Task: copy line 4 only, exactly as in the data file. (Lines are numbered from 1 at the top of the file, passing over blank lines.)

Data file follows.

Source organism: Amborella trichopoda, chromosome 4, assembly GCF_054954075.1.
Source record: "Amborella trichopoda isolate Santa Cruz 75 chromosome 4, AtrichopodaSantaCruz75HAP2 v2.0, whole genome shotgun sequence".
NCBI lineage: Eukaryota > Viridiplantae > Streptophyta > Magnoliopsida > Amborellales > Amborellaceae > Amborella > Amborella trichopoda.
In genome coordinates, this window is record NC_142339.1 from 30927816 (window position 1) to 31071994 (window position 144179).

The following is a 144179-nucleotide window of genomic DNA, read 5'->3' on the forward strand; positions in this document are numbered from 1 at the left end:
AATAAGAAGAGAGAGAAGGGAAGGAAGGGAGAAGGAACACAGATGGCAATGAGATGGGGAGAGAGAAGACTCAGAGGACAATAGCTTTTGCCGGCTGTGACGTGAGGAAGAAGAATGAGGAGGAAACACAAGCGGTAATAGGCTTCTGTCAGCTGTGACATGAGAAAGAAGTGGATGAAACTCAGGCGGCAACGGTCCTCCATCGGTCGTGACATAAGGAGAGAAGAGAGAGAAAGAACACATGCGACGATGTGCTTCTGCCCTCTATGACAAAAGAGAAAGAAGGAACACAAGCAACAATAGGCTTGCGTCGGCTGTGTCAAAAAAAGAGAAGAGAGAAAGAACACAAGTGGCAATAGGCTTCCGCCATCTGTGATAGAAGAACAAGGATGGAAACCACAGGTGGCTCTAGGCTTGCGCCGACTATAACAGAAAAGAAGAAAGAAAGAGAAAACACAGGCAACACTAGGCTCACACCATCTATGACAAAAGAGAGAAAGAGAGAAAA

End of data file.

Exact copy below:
In genome coordinates, this window is record NC_142339.1 from 30927816 (window position 1) to 31071994 (window position 144179).